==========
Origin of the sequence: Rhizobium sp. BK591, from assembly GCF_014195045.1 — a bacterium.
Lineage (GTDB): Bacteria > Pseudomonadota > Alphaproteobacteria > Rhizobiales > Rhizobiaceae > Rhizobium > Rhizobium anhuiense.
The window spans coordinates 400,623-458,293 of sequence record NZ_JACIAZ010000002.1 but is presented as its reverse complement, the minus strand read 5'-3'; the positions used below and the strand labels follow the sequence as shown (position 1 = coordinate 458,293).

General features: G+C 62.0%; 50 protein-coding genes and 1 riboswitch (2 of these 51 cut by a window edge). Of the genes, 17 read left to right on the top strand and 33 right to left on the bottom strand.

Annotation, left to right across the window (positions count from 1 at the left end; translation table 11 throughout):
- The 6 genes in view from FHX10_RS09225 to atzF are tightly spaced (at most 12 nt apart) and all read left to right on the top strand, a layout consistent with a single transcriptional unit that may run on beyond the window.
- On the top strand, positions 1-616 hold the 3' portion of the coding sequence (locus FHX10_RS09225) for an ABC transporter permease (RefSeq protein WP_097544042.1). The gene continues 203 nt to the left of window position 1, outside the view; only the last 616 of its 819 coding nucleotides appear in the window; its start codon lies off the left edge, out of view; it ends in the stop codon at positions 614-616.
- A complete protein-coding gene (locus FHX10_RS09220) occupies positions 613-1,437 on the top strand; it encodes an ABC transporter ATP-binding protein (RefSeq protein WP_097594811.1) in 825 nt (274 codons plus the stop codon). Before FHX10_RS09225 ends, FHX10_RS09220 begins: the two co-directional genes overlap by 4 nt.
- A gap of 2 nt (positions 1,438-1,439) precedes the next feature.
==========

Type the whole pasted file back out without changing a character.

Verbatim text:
Origin of the sequence: Rhizobium sp. BK591, from assembly GCF_014195045.1 — a bacterium.
Lineage (GTDB): Bacteria > Pseudomonadota > Alphaproteobacteria > Rhizobiales > Rhizobiaceae > Rhizobium > Rhizobium anhuiense.
The window spans coordinates 400,623-458,293 of sequence record NZ_JACIAZ010000002.1 but is presented as its reverse complement, the minus strand read 5'-3'; the positions used below and the strand labels follow the sequence as shown (position 1 = coordinate 458,293).

General features: G+C 62.0%; 50 protein-coding genes and 1 riboswitch (2 of these 51 cut by a window edge). Of the genes, 17 read left to right on the top strand and 33 right to left on the bottom strand.

Annotation, left to right across the window (positions count from 1 at the left end; translation table 11 throughout):
- The 6 genes in view from FHX10_RS09225 to atzF are tightly spaced (at most 12 nt apart) and all read left to right on the top strand, a layout consistent with a single transcriptional unit that may run on beyond the window.
- On the top strand, positions 1-616 hold the 3' portion of the coding sequence (locus FHX10_RS09225) for an ABC transporter permease (RefSeq protein WP_097544042.1). The gene continues 203 nt to the left of window position 1, outside the view; only the last 616 of its 819 coding nucleotides appear in the window; its start codon lies off the left edge, out of view; it ends in the stop codon at positions 614-616.
- A complete protein-coding gene (locus FHX10_RS09220) occupies positions 613-1,437 on the top strand; it encodes an ABC transporter ATP-binding protein (RefSeq protein WP_097594811.1) in 825 nt (274 codons plus the stop codon). Before FHX10_RS09225 ends, FHX10_RS09220 begins: the two co-directional genes overlap by 4 nt.
- A gap of 2 nt (positions 1,438-1,439) precedes the next feature.